I understand that Maya Angelou is a word smith. I understand that she writes good poetry, witty prose, and insightful observations.I understand all this. But I don¿t like what she produces.In Wouldn¿t Take Nothing for My Journey Now, Maya Angelou writes several essays. Some are reflections from her youth, others experiences from recent memory, and others observations of the world as a whole.While I have absolutely no experience being a single, black mother trying to make ends meet in an era before civil rights were considered rights, and as such, cannot possibly understand the toil and hardship one goes through in that pursuit, I feel that some of the observations she makes are either ill conceived or totally wrong.In one essay, she wonders why modern comedians resort to ¿gross¿ humor, and why television depicts families as dysfunctional in order to get a laugh. While I have no proof that she¿s referencing The Simpsons, which features a family as she¿s described, I can¿t help but note, with a sense of irony in my thoughts, that she herself was a celebrity guest voice on that show. The essay, disregarding what show or shows in particular she meant, seems narrow-minded or just ill conceived. The shows that show us a dysfunctional family are funny because everybody has a dysfunctional family. If we don¿t laugh about it, what are we to do?Another essay that bugged me was one in which she was talking to a well-off white guy who accidentally let slip words indicating that there were black American soldiers, and ¿our boys¿--the white ones. Angelou accused him of subconscious racism, and then wanted to talk about it in a nonthreatening manner. While I agree that people tend to have issues that may seem ¿racist,¿ I¿m no surprised that her attempts to talk to this man about it were met by embarrassment, shame, and eventually never speaking to her again. If somebody accused me of being racist, or otherwise prejudiced, based on a slip of the tongue, and then wanted to talk about it, I¿d feel terrible myself, as I¿m not a racist, nor am I prejudiced against anybody for circumstances that are beyond their control, and to call me otherwise would be off putting, and make me feel that future interactions with that person would require me to tread lightly, so as to not have them think I¿m racists, etc.While Angelou has done much more living than I have, in Wouldn¿t Take Nothing, she comes off as one of those annoying people who believes that everything they believe is right, and to disagree is to be wrong. This may not be what she actually believes, and it¿s beyond my authority to make such a claim. However, this book left a bad feeling in my literary mouth, turning me off of any future sessions with Angelou.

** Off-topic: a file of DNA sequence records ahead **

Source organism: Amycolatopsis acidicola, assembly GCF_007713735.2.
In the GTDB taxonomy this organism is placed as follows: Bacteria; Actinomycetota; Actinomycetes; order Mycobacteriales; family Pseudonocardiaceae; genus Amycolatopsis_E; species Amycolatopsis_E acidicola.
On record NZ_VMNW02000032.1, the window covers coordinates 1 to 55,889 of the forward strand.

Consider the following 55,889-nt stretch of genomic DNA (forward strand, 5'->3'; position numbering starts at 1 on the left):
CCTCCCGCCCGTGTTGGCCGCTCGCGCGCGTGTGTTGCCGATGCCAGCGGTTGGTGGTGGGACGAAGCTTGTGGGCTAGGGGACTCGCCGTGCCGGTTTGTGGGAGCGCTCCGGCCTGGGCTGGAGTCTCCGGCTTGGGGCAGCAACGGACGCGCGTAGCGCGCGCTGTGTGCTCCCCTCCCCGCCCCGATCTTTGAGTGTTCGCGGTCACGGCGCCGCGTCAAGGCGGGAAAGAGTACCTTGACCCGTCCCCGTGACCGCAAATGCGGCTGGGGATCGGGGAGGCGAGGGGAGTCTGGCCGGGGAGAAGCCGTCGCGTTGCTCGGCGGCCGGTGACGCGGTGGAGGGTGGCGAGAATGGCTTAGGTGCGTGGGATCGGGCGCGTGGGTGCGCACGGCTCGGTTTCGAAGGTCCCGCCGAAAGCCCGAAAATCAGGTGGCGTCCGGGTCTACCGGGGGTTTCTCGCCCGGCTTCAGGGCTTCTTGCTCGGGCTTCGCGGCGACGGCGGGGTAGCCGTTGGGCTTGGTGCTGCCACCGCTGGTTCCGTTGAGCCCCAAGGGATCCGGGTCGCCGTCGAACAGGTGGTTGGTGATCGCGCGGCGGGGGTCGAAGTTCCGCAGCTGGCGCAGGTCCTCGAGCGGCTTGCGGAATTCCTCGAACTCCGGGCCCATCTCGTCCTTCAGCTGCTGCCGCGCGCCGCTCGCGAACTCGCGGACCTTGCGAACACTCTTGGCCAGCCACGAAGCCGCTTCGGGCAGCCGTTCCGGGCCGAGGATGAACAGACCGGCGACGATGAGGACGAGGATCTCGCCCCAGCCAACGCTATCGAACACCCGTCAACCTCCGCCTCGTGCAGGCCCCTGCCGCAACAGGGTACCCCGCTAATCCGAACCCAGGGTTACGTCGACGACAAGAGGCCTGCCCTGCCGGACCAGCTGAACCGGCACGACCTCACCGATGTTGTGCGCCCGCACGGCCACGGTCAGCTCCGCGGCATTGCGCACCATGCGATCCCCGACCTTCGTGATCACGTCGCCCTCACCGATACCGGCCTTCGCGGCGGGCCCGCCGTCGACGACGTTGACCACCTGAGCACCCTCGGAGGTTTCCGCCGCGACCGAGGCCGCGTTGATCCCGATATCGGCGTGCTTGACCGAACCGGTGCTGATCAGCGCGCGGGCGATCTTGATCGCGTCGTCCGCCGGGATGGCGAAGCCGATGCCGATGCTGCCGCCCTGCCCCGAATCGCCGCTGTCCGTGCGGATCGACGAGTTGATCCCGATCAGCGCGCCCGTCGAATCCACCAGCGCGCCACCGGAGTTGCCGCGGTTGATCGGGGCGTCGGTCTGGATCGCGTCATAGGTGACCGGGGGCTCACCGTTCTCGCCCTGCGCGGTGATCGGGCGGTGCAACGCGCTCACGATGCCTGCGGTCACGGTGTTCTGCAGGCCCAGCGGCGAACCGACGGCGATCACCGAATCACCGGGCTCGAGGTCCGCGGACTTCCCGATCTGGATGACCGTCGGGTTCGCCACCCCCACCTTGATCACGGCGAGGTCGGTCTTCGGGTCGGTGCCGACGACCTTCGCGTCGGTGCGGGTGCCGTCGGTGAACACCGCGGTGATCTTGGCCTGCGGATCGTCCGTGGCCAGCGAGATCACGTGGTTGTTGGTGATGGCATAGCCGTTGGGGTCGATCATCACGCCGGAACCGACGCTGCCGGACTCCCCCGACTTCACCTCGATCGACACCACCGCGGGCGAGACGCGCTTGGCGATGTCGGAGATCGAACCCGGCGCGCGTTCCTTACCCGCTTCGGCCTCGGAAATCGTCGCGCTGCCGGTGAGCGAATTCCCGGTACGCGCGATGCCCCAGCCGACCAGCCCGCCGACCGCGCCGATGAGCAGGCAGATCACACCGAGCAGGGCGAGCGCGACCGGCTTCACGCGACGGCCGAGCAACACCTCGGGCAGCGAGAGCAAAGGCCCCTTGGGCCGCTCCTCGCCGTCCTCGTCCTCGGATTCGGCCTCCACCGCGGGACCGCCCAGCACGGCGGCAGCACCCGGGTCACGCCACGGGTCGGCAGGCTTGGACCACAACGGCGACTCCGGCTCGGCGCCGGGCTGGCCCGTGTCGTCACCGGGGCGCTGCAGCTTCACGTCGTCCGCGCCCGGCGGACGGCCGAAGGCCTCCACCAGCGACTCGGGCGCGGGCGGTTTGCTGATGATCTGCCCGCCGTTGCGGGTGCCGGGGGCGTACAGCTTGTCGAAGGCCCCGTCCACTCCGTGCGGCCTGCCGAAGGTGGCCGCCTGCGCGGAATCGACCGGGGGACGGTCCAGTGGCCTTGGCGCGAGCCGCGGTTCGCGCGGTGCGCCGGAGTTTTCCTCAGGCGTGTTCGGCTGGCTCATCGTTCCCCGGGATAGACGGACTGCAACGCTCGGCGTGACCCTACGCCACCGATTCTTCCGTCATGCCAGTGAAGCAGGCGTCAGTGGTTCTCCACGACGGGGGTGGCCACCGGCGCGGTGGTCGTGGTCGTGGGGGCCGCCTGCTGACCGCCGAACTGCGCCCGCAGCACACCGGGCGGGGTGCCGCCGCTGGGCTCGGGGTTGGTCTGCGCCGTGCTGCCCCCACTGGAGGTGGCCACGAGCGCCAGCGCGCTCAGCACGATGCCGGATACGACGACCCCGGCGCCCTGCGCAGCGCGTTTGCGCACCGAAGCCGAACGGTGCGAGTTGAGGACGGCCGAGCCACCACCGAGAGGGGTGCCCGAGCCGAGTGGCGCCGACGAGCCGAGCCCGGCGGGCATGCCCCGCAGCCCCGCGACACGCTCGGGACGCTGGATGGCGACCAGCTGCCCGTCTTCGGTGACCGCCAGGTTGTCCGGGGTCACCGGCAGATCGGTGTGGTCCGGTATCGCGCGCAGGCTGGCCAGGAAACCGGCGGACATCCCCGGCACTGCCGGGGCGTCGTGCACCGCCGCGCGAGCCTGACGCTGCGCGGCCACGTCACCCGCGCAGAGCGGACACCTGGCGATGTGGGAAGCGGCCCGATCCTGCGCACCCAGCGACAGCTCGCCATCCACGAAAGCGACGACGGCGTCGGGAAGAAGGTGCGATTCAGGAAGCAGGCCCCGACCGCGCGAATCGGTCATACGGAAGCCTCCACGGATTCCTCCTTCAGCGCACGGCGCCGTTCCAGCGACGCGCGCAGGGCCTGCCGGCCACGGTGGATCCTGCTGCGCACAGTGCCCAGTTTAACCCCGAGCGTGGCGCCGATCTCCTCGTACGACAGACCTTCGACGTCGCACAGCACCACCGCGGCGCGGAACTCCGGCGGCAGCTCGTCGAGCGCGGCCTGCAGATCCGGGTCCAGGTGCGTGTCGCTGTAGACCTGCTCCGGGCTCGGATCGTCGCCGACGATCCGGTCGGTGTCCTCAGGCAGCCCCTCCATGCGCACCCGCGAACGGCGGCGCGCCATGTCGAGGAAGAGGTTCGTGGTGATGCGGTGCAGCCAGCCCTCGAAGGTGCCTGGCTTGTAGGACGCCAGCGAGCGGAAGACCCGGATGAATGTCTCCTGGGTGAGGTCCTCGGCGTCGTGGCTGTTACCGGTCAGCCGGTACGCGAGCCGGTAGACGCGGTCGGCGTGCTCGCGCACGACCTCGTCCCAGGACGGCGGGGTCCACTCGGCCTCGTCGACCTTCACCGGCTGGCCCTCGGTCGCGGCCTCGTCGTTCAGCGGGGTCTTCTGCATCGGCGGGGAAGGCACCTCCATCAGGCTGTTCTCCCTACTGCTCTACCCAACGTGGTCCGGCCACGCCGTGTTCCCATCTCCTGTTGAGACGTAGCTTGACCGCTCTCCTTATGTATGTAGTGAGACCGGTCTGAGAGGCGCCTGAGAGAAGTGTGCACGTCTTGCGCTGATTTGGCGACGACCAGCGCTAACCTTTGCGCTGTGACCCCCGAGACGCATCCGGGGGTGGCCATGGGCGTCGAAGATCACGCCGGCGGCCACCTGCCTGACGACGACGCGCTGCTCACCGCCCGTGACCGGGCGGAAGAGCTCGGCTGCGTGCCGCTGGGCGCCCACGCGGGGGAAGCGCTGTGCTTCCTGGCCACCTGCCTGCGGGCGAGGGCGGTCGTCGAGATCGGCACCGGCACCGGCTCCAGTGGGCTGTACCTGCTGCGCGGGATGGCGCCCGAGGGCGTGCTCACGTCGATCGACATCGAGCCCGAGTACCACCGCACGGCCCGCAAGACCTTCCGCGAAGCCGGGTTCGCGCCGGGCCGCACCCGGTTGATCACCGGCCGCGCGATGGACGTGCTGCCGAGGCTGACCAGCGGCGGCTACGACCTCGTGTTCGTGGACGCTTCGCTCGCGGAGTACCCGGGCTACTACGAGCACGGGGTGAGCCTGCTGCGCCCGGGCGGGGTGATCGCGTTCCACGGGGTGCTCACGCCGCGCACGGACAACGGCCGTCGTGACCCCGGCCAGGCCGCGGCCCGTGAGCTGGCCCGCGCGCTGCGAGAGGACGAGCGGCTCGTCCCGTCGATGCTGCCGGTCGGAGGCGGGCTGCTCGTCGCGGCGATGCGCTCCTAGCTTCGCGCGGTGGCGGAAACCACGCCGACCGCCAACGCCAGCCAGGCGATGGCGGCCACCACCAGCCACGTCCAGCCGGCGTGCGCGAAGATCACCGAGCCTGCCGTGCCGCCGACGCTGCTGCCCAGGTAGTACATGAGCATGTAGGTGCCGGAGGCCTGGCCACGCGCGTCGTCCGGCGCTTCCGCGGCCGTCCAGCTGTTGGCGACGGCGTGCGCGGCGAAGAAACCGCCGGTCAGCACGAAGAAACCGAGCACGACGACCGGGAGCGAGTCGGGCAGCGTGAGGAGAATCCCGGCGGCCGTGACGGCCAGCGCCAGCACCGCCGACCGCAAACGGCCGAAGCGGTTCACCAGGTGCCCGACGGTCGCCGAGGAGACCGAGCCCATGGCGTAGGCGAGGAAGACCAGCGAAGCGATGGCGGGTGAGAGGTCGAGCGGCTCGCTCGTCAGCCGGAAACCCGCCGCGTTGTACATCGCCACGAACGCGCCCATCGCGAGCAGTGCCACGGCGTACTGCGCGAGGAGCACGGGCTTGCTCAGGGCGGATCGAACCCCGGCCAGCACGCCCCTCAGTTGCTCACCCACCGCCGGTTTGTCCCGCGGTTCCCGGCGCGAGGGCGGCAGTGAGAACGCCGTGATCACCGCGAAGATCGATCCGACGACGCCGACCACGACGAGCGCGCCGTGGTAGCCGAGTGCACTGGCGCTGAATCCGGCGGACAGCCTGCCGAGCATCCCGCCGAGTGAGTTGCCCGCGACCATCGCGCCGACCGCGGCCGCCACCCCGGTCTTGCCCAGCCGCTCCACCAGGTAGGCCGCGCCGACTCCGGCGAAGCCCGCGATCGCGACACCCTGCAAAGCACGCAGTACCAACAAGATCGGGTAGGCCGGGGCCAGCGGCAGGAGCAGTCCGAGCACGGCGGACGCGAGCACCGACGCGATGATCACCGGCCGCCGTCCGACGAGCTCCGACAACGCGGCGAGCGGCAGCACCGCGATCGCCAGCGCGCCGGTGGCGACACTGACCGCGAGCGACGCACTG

Insipid Oprahisms. Angelou had nothing to say but was going to say it anyway.